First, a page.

As the evidence outlined above demonstrates, the Trump administration's foreign policy toward Bahrain over the past four years has had a profoundly negative effect on the advancement of human rights and the rule of law in the country. In light this, we humbly recommend that you use your good offices and leadership position to consider the following when determining your foreign policy toward Bahrain:
- Make good on your pledge to "stand with human rights defenders here in the United States and the world over" by using maximum leverage to secure the release of all those imprisoned in Bahrain solely for peacefully exercising their rights to freedom of expression, peaceful assembly and association;
- Pressure Bahrain to end the use of torture and other ill-treatment, and to tackle the culture of impunity by ensuring effective mechanisms for victims of abuses to receive justice and effective remedies;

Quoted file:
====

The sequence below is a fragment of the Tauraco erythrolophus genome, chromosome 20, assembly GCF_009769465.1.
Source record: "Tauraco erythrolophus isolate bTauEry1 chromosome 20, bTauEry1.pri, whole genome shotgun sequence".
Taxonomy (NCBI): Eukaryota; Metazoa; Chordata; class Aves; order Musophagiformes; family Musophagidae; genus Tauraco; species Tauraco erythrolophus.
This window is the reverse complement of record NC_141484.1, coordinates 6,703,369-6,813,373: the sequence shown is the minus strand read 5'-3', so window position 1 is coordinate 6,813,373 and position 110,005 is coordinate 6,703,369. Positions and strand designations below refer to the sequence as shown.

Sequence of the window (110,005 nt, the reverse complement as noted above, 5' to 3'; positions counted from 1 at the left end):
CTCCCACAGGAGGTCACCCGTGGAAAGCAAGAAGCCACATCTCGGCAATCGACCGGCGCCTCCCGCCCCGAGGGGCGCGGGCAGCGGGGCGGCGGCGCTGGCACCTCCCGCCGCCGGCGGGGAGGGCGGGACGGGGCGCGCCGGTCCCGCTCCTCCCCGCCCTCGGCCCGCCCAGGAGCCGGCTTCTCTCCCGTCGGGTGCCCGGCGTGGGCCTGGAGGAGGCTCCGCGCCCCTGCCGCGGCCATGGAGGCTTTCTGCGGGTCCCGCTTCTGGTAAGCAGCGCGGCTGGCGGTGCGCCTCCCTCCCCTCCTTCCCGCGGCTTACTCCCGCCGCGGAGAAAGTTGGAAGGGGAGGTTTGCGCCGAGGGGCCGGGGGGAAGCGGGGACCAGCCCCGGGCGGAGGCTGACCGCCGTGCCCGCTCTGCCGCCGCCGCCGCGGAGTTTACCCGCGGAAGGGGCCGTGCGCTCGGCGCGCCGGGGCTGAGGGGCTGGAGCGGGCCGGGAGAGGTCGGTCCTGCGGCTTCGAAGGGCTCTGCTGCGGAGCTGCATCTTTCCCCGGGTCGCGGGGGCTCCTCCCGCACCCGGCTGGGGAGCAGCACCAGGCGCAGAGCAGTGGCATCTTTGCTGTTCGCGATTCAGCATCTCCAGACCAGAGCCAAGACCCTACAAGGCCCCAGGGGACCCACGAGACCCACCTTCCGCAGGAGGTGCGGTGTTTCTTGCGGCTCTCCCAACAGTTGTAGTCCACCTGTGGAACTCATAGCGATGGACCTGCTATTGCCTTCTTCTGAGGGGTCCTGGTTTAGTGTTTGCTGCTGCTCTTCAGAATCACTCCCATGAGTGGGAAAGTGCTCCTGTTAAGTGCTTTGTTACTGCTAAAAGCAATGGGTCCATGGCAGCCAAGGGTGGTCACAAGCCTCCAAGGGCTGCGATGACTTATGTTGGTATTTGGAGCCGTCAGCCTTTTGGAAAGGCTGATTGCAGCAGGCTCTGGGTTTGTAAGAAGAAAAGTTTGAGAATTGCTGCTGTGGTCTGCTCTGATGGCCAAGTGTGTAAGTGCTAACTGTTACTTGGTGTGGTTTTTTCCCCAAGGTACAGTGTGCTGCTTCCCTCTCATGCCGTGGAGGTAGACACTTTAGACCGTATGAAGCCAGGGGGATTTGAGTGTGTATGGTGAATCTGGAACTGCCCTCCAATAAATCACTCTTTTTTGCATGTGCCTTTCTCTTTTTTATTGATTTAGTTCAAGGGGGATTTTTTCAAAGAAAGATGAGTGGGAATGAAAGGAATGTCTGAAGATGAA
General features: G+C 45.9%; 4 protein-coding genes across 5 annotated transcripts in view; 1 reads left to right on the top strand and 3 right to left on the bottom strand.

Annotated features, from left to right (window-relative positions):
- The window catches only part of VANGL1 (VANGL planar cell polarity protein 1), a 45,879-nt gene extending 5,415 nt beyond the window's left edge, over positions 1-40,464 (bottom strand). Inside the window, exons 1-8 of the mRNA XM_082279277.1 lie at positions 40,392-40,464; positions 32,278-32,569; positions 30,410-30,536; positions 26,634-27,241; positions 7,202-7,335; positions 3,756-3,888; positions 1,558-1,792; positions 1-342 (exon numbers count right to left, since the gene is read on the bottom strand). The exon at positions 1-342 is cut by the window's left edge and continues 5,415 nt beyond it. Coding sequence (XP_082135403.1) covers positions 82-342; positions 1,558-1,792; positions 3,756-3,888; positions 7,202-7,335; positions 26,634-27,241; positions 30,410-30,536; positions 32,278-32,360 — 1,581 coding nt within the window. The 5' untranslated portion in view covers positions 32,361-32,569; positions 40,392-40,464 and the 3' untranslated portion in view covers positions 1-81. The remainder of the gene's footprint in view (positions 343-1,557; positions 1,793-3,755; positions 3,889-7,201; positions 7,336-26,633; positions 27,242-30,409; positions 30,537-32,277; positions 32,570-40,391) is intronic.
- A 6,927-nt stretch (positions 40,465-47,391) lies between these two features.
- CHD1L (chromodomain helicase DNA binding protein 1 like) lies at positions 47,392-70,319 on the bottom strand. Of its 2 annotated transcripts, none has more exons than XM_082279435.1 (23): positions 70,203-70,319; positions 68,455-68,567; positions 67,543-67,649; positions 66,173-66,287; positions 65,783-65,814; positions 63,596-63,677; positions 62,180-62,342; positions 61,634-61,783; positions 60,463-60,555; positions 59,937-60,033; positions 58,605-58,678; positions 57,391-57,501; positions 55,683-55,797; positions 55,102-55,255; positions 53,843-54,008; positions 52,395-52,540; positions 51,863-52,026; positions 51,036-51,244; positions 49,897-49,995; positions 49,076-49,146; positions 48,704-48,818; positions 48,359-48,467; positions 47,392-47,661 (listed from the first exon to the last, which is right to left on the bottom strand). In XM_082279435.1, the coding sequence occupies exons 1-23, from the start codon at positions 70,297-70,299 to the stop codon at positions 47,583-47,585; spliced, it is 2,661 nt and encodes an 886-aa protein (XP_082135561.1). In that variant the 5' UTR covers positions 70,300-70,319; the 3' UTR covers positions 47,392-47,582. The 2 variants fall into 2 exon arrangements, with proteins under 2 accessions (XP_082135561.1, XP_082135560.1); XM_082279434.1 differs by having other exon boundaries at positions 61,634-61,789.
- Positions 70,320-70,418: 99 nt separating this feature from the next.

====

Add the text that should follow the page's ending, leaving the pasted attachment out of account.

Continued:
- Pressure Bahrain to rescind the ban on opposition parties, civil society groups and independent media and encourage the development of civic space and full respect for the human rights of everyone in Bahrain;
- Pressure Bahrain's government to take genuine steps towards justice reform and the restoration of human rights and the rule of law;
- Reinstate restrictions on arms sales to Bahrain pending an improvement in the country's human rights situation; and
- Use the Leahy Laws and other mechanisms to restrict security and military assistance to Bahraini security force units that are found to violate human rights and to promote justice in individual cases.
We hope that your administration will ensure that human rights are once again placed at the center of US foreign policy in Bahrain and the wider Gulf region.
- Americans for Democracy & Human Rights in Bahrain (ADHRB)
- Amnesty International
- Bahrain Institute for Rights and Democracy (BIRD)
- Committee to Protect Journalists (CPJ)
- Democracy for the Arab world Now (DAWN)
- European Centre for Democracy and Human Rights (ECDHR)
- Freedom House
- Gulf Centre for Human Rights (GCHR)
- International Federation for Human Rights (FIDH)
- International Service for Human Rights (ISHR)
- PEN America
- World Organisation Against Torture (OMCT)